However, as a goat owner, the amount of land you might have to dedicate to pasture is limited regardless of how big. You must take special care, not to overstock pastures.

Ideally, you will need about an acre for every three goats. This translates to about a hectare for every nine goats. This will allow the land to sustainably produce about 70% of the forage that your goats need.

However, just because you need about an acre for every 3 goats doesn’t mean you should stock 3 goats in every acre. How many goats you can keep in that pasture will depend on how well the particular piece of land performs in terms of pasture production. This is often affected by factors such as:

  • Soil fertility
  • Prevailing climate
  • Season
  • Quality of pasture browsing opportunities

In many cases, you will find that you might need to buy additional hay to cater to the goats when the land can’t produce enough pasture. If you go this route, it’s important to remember that goats need about 4.4 to 7.7 lb. of dry matter every day.

When it comes to this, it’s important to have a conversation with your local cooperative extension officer to get a good idea of the typical stocking rate in your specific region.

Space Needed if You Are Raising Goats for Meat vs Brush Control

However, if you are interested in keeping goats as a way to primarily control woody areas and brush control instead of for meat, the number of goats required per acre is higher

How Much Space Does Each Goat Need in the Hay Rack?

Whether you are dealing with meat goats such as Boer goats or a milking herd, the story is often the same—competition for feed is intensified when the feed is spread out in limited spaces such as hay racks. This is where you need to take the most care since your goats might spend a lot of time on these racks, depending on the season.

Technically speaking, how much space each goat needs at the hay rack ranges from 16 inches to about 16 feet. In many cases, you can get away with providing 3 to 6 feet of feeder space between each goat, provided the conditions are favorable.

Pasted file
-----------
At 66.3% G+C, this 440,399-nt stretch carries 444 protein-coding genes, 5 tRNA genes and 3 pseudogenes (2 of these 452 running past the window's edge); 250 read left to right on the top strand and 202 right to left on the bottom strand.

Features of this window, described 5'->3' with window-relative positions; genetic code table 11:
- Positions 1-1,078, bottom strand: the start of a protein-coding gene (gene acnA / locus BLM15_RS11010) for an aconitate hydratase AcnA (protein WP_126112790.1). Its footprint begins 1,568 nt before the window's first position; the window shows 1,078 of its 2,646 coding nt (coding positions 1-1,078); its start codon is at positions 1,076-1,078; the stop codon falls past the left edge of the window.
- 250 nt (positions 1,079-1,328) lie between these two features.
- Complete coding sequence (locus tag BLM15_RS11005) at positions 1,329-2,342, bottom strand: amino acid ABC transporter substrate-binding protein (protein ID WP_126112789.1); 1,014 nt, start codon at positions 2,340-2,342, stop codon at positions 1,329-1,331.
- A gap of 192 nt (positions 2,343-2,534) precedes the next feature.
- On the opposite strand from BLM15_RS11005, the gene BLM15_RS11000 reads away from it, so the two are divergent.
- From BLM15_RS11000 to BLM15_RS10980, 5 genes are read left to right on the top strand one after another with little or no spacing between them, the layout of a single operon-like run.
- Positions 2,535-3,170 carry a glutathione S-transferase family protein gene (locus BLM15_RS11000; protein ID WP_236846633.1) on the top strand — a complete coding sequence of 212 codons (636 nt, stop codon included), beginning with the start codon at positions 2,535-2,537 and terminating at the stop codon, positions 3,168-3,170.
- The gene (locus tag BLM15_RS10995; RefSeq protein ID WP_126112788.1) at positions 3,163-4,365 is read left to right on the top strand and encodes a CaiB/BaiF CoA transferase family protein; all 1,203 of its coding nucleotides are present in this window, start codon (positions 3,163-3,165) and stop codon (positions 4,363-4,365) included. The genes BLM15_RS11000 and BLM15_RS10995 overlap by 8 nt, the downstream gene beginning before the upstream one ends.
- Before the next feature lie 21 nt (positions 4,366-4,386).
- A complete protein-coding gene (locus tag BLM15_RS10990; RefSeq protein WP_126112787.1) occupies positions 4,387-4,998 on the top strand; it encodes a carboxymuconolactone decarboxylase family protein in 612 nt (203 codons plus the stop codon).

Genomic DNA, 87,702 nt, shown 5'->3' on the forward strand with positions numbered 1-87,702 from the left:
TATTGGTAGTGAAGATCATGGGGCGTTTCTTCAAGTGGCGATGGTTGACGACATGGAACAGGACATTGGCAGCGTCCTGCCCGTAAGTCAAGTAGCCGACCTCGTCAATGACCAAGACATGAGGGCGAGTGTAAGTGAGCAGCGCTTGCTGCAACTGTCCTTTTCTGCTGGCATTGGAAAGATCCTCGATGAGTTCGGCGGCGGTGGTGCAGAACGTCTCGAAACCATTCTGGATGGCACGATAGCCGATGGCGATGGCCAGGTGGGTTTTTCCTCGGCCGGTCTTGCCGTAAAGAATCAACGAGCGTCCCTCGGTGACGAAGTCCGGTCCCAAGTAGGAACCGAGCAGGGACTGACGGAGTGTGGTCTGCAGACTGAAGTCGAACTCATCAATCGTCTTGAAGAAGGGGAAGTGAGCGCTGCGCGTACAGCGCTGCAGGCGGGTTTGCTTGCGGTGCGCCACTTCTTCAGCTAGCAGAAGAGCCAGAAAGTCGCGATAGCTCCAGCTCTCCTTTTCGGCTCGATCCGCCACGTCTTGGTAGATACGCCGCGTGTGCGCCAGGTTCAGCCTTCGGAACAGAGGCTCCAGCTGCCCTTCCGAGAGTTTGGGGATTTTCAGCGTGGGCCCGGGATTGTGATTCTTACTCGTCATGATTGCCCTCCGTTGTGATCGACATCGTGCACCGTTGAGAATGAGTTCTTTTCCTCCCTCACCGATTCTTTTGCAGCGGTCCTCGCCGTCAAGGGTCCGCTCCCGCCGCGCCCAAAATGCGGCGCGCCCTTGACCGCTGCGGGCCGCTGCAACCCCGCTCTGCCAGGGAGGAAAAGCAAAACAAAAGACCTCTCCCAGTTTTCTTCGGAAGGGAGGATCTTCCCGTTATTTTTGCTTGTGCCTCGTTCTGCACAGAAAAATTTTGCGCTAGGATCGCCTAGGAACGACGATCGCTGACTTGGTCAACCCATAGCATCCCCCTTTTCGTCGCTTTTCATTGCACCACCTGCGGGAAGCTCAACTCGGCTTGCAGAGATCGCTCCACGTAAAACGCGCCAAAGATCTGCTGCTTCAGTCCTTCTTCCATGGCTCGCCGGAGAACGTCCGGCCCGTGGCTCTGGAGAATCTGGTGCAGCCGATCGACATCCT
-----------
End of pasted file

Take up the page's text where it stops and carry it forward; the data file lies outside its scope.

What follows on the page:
The issue with providing such limited space is that goats have a social hierarchy, and, in many cases, lower-ranking goats might have difficulty feeding at the same time as higher-ranking goats.

how much room do goats need
How much room do goats need depends on the breed. Pygmy goats and Nigerian dwarf goats take up less space than larger breeds such as Boer goats.

If you have enough hay and you make it available throughout the day, then these lower-ranking goats will get a chance to feed once the higher-ranking ones leave the hay rack. If not, they might go hungry, eventually affecting their size and health and how long goats live.

Factors that Will Affect How Much Space Your Goats Need

As you can imagine, not every farmer has the space to keep all the farm animals they want. That’s one of the main reasons why most farmers pick and choose what livestock can keep. If you keep goats, some factors will determine just how much space you can and should give them. These include:

  • Your ideal goals (How many goats do you want to keep?)
  • The type of goats you want to keep (Are you looking to keep meat goats, pet goats, or a milking herd?)
  • Which kind of property do you have (Are your neighbors nearby and/or problematic?)
  • Prevailing weather (This will determine how much time the goats will need to spend in the goat pens.)
  • Access to large tracts of pasture
  • Quality of the field, farmland, pasture 

It’s important to remember that the more space you provide for your goats to browse and graze, the more you protect them from parasites. Rotating pasture for goats ensures they don’t fall victim to the same parasites all year round.

That being said, this guide gives you a rough idea or estimate of how much space goats need. Consider the figures highlighted here as the minimum requirements for goats on your property. More acreage and space is always better.